Nice to meet you, too. The dog-handler moved aside to let me through, tightening his grip on the dog’s harness. But I was uncomfortably aware of the German shepherd’s unblinking stare as I went past them and into the tent.

After the open space of the moor it seemed cramped and crowded inside, a confusion of overalled figures. The diffused light from the blue walls had an ethereal quality. The atmosphere was moist and clammy, with a mustiness disconcertingly evocative of camping. Beneath it was another odour, of freshly turned soil and something far less benign.

The grave was in the centre.

Portable floodlights had been set up around it, steaming slightly in the damp air. Metal stepping plates had been put down around a rectangle of dark peat, framed by a grid of string. Someone I took to be a SOCO knelt over it, a big man who held his gloved hands poised in the air like a surgeon interrupted in theatre. In front of him, a muddy object was poking through the peaty soil. At first glance it could have been anything – a stone, a knotted root – until you looked more closely.

Thrusting out of the wet earth, its bones visible through rags of flesh, was a decomposing hand.

‘I’m afraid you’ve missed the pathologist, but he’ll be coming back when the body’s ready to be removed,’ Simms said, pulling my attention from the grave. ‘Dr Hunter, this is Professor Wainwright, the forensic archaeologist who’s going to be supervising the excavation. You may have heard of him.’

For the first time I took stock of the figure kneeling by the grave-side. Wainwright? I felt my stomach sink.

I’d heard of him, all right. A Cambridge don turned police consultant, Leonard Wainwright was one of the highest-profile forensic experts in the country, a larger-than-life figure whose name lent instant credibility to an investigation. But behind the donnish public image Wainwright had a reputation for being ruthless with anyone he considered a rival. He was an outspoken critic of what he dubbed ‘fashionable forensics’, which amounted to pretty much any discipline that wasn’t his own. Much of his ire had been focused on forensic anthropology, an upstart field that in some respects overlapped with his own. Only the previous year he’d published a paper in a scientific journal ridiculing the idea that decomposition could be a reliable indicator of time since death. ‘Total Rot?’ the title had crowed. I’d read it with amusement rather than annoyance.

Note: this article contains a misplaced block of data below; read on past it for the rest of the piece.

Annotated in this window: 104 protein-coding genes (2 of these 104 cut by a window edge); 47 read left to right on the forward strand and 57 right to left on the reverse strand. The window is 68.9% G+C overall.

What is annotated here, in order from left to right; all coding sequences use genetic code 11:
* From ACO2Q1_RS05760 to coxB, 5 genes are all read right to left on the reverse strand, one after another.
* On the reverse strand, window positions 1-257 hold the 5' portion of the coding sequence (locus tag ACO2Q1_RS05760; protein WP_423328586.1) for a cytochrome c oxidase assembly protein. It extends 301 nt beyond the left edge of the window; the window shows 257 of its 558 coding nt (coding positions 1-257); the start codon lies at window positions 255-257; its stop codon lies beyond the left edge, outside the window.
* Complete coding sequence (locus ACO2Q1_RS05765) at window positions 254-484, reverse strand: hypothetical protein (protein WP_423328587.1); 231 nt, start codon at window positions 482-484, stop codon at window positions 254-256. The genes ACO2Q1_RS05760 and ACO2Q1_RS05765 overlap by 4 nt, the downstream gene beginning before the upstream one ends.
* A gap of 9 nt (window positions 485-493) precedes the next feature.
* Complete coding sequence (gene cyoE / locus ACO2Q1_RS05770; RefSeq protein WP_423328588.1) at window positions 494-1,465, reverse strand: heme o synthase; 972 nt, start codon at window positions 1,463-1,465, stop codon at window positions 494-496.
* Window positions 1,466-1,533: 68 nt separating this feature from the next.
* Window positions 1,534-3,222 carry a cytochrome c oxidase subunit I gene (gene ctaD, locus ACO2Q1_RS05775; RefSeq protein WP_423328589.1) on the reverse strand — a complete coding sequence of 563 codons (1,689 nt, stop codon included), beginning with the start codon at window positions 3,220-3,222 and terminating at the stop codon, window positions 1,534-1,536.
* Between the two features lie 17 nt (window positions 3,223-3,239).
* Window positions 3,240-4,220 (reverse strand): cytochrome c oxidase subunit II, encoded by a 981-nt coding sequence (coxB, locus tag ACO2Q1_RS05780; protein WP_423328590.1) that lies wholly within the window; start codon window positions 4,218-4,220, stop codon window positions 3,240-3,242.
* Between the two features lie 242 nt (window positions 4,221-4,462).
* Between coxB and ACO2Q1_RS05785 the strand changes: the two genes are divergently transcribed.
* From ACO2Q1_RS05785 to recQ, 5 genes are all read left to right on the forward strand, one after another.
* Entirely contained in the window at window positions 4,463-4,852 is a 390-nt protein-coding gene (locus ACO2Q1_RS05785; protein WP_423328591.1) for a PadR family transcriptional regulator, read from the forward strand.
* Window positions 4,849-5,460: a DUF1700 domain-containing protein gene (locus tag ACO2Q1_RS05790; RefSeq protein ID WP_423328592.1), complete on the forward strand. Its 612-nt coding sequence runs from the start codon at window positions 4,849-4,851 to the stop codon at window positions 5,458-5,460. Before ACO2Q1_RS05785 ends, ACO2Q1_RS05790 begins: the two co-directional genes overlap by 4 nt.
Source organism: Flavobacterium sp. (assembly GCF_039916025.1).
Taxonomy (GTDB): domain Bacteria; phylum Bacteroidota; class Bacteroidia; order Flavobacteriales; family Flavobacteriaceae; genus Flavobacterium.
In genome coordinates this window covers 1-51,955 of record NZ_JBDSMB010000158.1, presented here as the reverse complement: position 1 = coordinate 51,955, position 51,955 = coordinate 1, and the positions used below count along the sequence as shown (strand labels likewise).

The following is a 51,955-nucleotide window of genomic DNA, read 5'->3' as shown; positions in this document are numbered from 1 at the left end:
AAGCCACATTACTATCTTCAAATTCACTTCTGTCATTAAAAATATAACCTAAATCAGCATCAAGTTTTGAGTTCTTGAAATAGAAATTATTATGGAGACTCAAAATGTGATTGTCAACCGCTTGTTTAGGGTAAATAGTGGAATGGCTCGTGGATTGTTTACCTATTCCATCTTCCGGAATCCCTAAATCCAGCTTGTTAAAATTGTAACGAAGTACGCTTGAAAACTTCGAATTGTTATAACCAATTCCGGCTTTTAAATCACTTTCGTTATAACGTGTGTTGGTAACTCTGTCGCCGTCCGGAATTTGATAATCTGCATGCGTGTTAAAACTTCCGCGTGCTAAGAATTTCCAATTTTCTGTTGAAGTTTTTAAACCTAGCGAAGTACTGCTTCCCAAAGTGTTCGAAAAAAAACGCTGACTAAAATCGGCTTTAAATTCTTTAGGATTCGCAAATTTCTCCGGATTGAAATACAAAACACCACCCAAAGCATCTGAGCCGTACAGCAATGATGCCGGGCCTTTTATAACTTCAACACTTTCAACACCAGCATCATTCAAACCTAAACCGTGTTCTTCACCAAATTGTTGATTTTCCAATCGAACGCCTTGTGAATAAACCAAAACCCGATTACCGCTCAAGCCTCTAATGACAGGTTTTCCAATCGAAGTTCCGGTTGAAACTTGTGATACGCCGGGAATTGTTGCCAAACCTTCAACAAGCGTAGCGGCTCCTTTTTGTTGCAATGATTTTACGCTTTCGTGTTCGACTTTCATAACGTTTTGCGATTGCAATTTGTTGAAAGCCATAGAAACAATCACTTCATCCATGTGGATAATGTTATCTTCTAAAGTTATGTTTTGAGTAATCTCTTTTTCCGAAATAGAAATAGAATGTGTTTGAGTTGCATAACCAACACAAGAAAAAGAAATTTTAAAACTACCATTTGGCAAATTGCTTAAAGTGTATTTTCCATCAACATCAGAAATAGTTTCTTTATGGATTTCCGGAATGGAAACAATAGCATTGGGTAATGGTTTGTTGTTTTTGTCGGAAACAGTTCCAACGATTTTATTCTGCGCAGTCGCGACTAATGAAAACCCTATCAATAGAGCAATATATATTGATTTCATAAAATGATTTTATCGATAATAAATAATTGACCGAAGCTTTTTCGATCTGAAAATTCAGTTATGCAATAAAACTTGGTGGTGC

But I hadn’t known then that I’d have to work with him.

Wainwright heaved himself to his feet, knees cracking arthritically. He was around sixty, a giant of a man with mud-stained overalls stretched taut over his big frame. In the white latex gloves his meaty fingers resembled overstuffed sausages as he pushed off his mask, revealing craggy features that might charitably have been called patrician.

He gave me a neutral smile. ‘Dr Hunter. I’m sure it’ll be a pleasure working with you.’

He spoke with the rumbling baritone of a natural orator. I managed a smile of my own. ‘Same here.’

‘A group of walkers found the grave late yesterday afternoon,’ Simms said, looking down at the object emerging from the soil. ‘Shallow, as you can see. We’ve probed and there appears to be a layer of granite no more than two feet below the surface. Not a good place to bury a body, but fortunately the killer didn’t know that.’

I knelt down to examine the gelid dark soil from which the hand protruded. ‘The peat’s going to make things interesting.’

Wainwright gave a cautious nod, but said nothing. As an archaeologist he’d be even more familiar than me with the problems presented by peat graves.

‘It looks as if rain washed off the top layer of soil from the hand, then animals finished unearthing it,’ Simms continued. ‘The walkers found the hand sticking out of the ground. Unfortunately, they weren’t certain what it was at first, so they dug away some of the soil to make sure.’

‘Lord protect us from amateurs,’ Wainwright intoned. It might have been coincidence that he was looking at me.